Intake Manifold
The network of passages that direct air or air-fuel mixture from the throttle body to the intake ports in the cylinder head. The flow typically proceeds from the throttle body into a chamber called the plenum, which in turn feeds individual tubes, called runners, leading to each intake port. Engine breathing is enhanced if the intake manifold is configured to optimize the pressure pulses in the intake system.
A heat exchanger that cools the air (or, in some installations, the intake charge) that has been heated by compression in any type of supercharger. An intercooler resembles a radiator; it houses large passages for the intake flow, and uses either outside air or water directed over it to lower the temperature of the intake flow inside. The result is roughly a 10 to 15 percent improvement in horsepower.
Jumper Cables (or Jump Leads)
Cables used to conduct an electrical current from the battery of one car to another car with a dead battery, enabling the disabled car to generate its own power. With the complicated computer systems of modern cars, this is recommended only in cases of extreme emergency, and should be carried out methodically by someone who knows what they are doing.
Jump Starting
A technique of starting one vehicle using another vehicle's battery. A pair of jumper cables are required to connect the terminals of both batteries together (positive to positive, negative to negative). The safest technique is first connect the positive terminals on both batteries to one another, and then to connect the negative terminal on the good battery to a ground (such as the engine block or frame) on the vehicle with dead battery. The final jumper connection usually sparks so keeping the spark away from the discharged battery avoids any danger of blowing up the battery. Once the jumper cables have been connected, the engine should be run at fast idle to help charge the dead battery for a couple of minutes. Then the first attempt to start the car should be made. If it doesn't start within 15 seconds, stop and wait a minute before trying again. This gives the starter a chance to cool off. Continuous cranking can ruin the starter and drain the good battery.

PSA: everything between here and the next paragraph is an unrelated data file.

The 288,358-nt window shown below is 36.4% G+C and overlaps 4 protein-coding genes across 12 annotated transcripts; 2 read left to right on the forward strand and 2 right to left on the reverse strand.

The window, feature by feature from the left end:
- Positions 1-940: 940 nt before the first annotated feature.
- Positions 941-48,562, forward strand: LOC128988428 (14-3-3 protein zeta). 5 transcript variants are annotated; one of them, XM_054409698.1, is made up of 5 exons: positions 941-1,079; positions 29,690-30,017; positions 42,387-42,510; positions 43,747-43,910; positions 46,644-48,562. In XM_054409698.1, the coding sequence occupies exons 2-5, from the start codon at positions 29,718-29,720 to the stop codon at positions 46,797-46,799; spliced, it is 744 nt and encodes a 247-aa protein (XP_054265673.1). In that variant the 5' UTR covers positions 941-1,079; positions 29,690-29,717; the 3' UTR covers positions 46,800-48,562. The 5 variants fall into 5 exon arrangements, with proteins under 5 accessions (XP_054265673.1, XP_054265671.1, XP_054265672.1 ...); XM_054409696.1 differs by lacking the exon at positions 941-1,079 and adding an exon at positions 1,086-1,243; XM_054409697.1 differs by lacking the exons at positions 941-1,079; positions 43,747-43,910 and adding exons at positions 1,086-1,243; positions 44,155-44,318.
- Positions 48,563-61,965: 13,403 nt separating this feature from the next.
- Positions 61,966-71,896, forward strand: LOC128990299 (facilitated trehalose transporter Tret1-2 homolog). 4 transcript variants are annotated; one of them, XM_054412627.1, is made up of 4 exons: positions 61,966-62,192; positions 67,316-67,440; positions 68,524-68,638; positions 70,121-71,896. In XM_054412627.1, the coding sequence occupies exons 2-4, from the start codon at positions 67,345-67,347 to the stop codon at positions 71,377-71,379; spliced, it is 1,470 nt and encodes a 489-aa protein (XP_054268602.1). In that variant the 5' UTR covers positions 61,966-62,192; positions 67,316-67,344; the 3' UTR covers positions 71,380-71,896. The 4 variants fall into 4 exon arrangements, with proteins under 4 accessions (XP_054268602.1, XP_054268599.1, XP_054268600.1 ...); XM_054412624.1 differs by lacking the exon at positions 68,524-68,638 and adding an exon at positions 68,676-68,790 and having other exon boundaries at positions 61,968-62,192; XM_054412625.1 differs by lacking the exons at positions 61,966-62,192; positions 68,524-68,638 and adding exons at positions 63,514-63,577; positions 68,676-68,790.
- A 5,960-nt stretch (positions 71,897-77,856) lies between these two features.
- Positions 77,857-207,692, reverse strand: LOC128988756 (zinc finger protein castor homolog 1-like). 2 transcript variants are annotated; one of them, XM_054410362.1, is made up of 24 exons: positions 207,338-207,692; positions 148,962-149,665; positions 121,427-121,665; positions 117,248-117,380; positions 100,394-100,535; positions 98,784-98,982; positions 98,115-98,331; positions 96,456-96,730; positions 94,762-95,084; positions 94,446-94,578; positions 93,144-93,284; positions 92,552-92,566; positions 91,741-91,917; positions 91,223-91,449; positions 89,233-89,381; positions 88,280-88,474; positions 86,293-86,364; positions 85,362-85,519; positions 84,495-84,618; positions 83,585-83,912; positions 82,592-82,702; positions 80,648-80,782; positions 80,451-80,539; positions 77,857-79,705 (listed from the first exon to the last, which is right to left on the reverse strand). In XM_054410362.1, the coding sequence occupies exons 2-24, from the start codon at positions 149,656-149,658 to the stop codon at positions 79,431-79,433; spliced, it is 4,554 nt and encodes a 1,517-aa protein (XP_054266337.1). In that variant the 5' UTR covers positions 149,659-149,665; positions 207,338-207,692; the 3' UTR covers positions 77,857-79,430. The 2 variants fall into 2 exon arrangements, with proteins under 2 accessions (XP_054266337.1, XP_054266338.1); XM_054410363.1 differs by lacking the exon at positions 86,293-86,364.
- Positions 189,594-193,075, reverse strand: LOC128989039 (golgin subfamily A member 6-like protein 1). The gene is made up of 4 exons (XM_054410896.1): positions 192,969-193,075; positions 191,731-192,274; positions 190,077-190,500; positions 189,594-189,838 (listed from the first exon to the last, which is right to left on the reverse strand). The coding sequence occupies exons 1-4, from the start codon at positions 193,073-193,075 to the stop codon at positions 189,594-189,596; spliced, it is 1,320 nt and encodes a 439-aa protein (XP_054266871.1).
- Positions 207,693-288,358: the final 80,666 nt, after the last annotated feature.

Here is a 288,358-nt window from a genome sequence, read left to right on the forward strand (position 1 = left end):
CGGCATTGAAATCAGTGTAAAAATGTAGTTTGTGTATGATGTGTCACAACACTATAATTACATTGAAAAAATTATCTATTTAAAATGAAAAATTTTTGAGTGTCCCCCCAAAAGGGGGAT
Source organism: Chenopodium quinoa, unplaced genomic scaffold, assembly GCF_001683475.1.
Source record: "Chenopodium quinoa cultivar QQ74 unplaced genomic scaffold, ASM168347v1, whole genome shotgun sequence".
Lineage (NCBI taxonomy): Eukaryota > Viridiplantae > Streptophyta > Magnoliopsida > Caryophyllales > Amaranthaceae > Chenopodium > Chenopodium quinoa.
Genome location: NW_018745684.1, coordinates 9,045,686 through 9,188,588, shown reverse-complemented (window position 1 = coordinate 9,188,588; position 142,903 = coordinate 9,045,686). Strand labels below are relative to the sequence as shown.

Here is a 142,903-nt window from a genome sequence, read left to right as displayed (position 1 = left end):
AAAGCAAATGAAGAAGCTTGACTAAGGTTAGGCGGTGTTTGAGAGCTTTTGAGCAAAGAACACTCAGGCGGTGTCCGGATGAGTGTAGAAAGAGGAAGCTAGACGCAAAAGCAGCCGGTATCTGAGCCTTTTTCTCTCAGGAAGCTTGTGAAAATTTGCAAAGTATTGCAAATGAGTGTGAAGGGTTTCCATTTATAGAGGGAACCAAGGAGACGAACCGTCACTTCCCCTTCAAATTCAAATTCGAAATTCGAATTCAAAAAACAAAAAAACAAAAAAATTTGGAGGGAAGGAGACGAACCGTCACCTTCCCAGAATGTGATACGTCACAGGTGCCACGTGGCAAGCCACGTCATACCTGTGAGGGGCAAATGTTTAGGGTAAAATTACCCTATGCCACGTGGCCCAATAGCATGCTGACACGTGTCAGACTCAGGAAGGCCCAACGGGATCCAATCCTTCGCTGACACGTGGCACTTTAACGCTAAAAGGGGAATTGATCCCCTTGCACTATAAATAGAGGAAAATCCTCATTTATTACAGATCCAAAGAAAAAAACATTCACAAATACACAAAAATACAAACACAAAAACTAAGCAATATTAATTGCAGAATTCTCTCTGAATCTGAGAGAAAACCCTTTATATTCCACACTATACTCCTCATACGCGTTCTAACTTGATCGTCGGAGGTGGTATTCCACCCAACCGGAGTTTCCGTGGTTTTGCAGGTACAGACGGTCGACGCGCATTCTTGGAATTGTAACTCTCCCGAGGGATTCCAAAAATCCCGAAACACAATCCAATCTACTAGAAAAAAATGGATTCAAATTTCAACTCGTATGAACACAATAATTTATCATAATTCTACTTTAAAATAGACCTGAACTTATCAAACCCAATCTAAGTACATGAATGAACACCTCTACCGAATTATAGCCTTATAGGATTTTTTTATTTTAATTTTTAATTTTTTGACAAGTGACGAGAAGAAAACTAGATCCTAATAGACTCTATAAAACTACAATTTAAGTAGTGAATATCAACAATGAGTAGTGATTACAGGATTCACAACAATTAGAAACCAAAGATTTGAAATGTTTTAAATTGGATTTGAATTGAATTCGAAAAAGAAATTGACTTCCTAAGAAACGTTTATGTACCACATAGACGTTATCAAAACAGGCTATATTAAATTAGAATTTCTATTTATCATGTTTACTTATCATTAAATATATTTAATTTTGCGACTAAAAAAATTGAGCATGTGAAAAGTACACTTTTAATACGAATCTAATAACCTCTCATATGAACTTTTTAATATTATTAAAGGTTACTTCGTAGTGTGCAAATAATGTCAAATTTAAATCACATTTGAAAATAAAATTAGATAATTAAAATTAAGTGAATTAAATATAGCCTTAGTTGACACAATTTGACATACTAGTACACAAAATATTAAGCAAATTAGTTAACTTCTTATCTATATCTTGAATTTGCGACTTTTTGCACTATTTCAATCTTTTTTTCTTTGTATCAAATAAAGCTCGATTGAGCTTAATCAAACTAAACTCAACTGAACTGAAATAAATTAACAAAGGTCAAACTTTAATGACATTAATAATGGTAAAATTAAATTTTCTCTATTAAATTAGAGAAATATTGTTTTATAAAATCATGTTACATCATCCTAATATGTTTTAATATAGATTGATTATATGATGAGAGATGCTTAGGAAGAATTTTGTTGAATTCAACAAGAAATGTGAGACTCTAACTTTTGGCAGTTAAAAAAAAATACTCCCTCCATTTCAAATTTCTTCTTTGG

The metric measurement equivalent to roughly five-eighths of a mile. There are 1.609344 kilometers in a mile.
1. A sound created by movement of parts in loose or worn bearings.
2. A noise caused by gasoline in the cylinders burning too quickly. Also known as detonation.
Laminated Windscreen
A windshield comprised of two sheets of glass with a thin layer of plastic in between to prevent glass from splintering upon impact. This structure also enables chipped windscreens to be safely repaired.
A viscous lubricating oil used to lubricate the steering linkage, the suspension system and other moving parts outside the engine. 
Lube Job
The greasing and lubrication of the suspension system, the drive train and other general parts of a vehicle. A total lube job should be performed professionally once or twice a year and can easily be done when a vehicle's oil is changed. 
A material such as grease or oil used to lubricate two moving parts in order to reduce friction. 
Lug Bolt
The bolts that secure the wheel to the hub.